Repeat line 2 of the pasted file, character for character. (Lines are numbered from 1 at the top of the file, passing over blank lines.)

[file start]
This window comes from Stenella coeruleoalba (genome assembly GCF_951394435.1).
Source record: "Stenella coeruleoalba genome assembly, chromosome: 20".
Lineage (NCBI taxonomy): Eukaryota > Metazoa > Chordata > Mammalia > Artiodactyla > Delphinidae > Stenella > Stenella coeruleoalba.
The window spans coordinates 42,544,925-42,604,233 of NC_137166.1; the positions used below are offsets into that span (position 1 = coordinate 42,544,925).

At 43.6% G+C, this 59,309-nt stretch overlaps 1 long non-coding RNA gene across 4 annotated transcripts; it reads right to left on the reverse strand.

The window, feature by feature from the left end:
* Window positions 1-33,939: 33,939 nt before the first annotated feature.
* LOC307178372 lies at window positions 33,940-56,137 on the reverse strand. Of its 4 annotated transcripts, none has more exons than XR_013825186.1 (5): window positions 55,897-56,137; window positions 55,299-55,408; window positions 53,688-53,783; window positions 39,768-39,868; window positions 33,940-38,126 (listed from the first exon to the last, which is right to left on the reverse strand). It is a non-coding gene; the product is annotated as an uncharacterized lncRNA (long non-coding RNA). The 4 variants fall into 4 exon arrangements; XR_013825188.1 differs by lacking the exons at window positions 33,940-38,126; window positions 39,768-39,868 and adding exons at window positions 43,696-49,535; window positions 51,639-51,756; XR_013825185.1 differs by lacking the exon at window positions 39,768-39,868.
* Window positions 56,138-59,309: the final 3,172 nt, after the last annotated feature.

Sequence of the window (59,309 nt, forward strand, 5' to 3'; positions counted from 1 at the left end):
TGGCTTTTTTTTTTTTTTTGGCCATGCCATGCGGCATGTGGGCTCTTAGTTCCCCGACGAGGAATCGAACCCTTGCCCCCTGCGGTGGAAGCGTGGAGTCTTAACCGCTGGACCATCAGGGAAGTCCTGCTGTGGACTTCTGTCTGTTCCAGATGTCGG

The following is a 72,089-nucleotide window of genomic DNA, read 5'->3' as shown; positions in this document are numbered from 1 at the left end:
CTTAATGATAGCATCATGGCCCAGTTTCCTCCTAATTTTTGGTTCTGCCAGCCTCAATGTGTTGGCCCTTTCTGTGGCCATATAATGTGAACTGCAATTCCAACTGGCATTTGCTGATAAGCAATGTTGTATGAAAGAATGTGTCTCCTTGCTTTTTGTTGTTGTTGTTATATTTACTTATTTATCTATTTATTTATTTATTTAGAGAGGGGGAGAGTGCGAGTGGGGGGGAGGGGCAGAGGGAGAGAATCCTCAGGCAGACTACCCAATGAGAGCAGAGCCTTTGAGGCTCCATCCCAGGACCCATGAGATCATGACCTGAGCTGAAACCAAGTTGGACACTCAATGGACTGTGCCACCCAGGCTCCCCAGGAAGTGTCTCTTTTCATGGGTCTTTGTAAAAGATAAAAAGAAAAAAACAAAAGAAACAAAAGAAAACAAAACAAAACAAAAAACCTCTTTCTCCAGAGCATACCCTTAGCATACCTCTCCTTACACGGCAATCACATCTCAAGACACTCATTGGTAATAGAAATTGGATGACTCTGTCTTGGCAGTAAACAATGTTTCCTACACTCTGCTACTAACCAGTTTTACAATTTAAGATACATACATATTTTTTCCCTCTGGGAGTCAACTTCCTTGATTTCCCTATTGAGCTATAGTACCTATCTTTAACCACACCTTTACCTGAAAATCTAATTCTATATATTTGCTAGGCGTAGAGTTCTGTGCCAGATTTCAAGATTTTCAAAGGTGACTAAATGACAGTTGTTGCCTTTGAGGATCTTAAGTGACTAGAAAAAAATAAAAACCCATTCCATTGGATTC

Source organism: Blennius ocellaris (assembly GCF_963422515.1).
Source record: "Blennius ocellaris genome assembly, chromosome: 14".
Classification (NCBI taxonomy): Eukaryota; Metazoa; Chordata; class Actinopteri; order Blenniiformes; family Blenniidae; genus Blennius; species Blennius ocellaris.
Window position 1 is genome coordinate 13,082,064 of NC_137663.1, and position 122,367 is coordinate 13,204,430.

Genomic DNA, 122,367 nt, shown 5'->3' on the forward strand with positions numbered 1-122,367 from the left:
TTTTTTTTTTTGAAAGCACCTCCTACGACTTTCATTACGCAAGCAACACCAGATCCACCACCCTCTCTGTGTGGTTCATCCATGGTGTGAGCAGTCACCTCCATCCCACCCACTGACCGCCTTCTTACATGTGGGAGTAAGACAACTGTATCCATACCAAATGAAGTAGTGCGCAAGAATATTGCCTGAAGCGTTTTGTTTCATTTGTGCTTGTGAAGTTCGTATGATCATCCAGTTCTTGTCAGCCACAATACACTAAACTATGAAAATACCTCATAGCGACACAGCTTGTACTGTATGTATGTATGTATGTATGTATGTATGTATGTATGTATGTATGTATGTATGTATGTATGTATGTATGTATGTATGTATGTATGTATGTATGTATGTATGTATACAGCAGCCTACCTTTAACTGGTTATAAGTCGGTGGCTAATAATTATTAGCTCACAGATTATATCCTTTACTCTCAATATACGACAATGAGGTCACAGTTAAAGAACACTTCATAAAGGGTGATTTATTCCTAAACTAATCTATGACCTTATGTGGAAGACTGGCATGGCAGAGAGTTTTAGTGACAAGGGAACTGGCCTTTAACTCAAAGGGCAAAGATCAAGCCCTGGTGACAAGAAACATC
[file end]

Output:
Source record: "Stenella coeruleoalba genome assembly, chromosome: 20".